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[403] Humphries, were ordered to that side of the road, and to support Kershaw's brigade, if it should become necessary to do so.

About sundown, these regiments advanced gallantly and promptly when the order was given, under a severe fire, across an open field to the support of a battery, and engaged the enemy, then strongly posted in the woods beyond the field, and poured several destructive volleys into his ranks, when messengers arrived and requested that the firing should cease, as danger would result from it to our friends, who were manoeuvring between them and the enemy. The men were ordered to lie down; and night coming on, and the firing having ceased, they retired in good order to the woods, in rear of the battle-field.

The Eighteenth regiment, Colonel Griffin, was ordered, after dark, to the battle-field, and slept upon it — the enemy, during the night, continuing his flight.

On Monday we continued the march, but did not reach the battle-field of that day until ten o'clock at night. The next morning at daylight, the pickets reported that the enemy was advancing. I at once ordered the brigade in line of battle, and advanced across the field to a skirt of woods, and halted, and awaited his attack, throwing out several companies of skirmishers; but the report proved to be unfounded — the enemy having, during the night, retreated, leaving his dead and wounded in our hands. Our companies of skirmishers captured a number of prisoners, who were sent to the rear.

About two o'clock the enemy were discovered in a strong position, and in immense numbers, on the Crew's farm and Malvern Hills. By your orders, given to me in person, the brigade was formed in the woods, in front of the enemy, and in range of his fire, both from his batteries and gunboats in James River, about one mile and a half distant — the men being protected, as well as it could be done, by the woods and brow of a hill. Here shot and shell fell thick among us — several being killed and wounded, and among them, Major Moody, of the Twenty-first regiment, who was seriously wounded in the foot.

At about six o'clock the brigade was ordered to advance upon the enemy, to support our friends who were already engaged, and if possible, to take his batteries. The order was promptly obeyed. The brigade was formed in the open field, and advanced upon the enemy under a terrible fire of shell, grape, canister, and minie balls, and continued the assault until night closed the scene, when it retired in good order to the position it formerly occupied in the woods. Colonels Holder and Griffin, and Lieutenant-Colonel Brandon, commanding Twenty-first regiment, were all severely wounded while gallantly and nobly leading their regiments into action.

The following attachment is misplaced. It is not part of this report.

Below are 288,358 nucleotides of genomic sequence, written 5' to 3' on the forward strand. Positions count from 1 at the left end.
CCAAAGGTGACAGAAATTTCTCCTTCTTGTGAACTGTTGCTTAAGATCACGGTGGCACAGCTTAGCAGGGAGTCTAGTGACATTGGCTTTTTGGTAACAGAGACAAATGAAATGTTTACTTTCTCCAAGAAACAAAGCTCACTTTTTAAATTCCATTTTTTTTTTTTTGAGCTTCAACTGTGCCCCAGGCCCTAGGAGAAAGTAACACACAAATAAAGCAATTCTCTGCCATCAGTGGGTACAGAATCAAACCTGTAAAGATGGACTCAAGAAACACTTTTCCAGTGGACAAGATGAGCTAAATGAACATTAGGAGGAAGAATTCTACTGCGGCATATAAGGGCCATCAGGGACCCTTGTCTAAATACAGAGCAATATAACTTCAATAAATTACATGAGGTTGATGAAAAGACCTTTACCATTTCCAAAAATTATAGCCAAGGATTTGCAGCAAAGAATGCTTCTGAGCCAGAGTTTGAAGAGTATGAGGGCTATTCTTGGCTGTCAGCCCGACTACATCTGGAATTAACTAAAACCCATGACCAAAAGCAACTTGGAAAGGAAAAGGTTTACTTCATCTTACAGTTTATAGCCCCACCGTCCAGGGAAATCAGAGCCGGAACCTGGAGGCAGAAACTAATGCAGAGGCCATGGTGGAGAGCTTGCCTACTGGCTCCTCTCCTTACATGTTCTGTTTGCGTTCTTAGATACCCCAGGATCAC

Lieutenant-Colonel Carter, commanding the Thirteenth regiment, while handling his men with consummate skill, was wounded and taken from the field. The command in the Thirteenth regiment devolved upon Major McElroy; in the Seventeenth, on Lieutenant-Colonel Fizer; in the Eighteenth, on Lieutenant-Colonel Luse; and in the Twenty-first, on Captain Brooks--all of whom discharged their duties bravely, and with signal ability.

The entire command, although one third of its number fell upon the field, maintained its ground with undaunted courage, and dealt bravely terrible blows upon the ranks of the enemy, as his dead and wounded in front of our lines the next morning clearly proved. I am under peculiar obligation to Major Inge, Adjutant-General of the brigade, for his valuable assistance in both engagements. He was prompt in the execution of all orders, and constantly exposed to the severest fire of the enemy's guns, in directing the regiments into battle.

To Captain Costin, Aid-de-camp, I am much indebted. He was with me in the field, encouraging the men by his example, and gallantly discharging his duty.

I was deprived of the valuable services of Majors Watts and Hawkins by the fall of General Griffith--both of whom were ordered to remain with him.

It is proper for me to say that twice during the battle Captain McCarthy's battery engaged the enemy, and that both he and his command behaved with coolness and courage worthy of the cause.

Dr. Gilmore, senior surgeon of the brigade, and his assistants, in the discharge of their duties, were indefatigable — having the wounded borne from the field as rapidly as they could be found.

I desire to call the attention of the department to this officer, who, by his skill as a surgeon, and ability as a physician, is eminently entitled to its favorable consideration.

I have the honor to be, very respectfully,

Your obedient servant,

William Barksdale. Colonel, commanding Brigade.

Report of General Kershaw.

headquarters Fourth brigade, Second division, near Richmond, July 14, 1862.
Captain: I have the honor to submit my report of the part taken by the troops under my command, in the recent battles before Richmond:

With the exception of frequent movements of my regiments, under orders from Major-General Magruder, and occasional attacks upon the out-posts of the enemy to ascertain their strength, resulting in the loss to the Seventh regiment of one killed and three wounded, and to the Third of several wounded, and the discovery that the enemy was at least in his usual force in our front, nothing of importance occurred in my command until Sunday morning, the twenty-ninth.

At an early hour I received orders from Major-General McLaws to send forward a regiment and ascertain the condition of things in front. I despatched the Second South Carolina, Colonel Kennedy. Some hours after, I received from that officer information that the enemy had disappeared,

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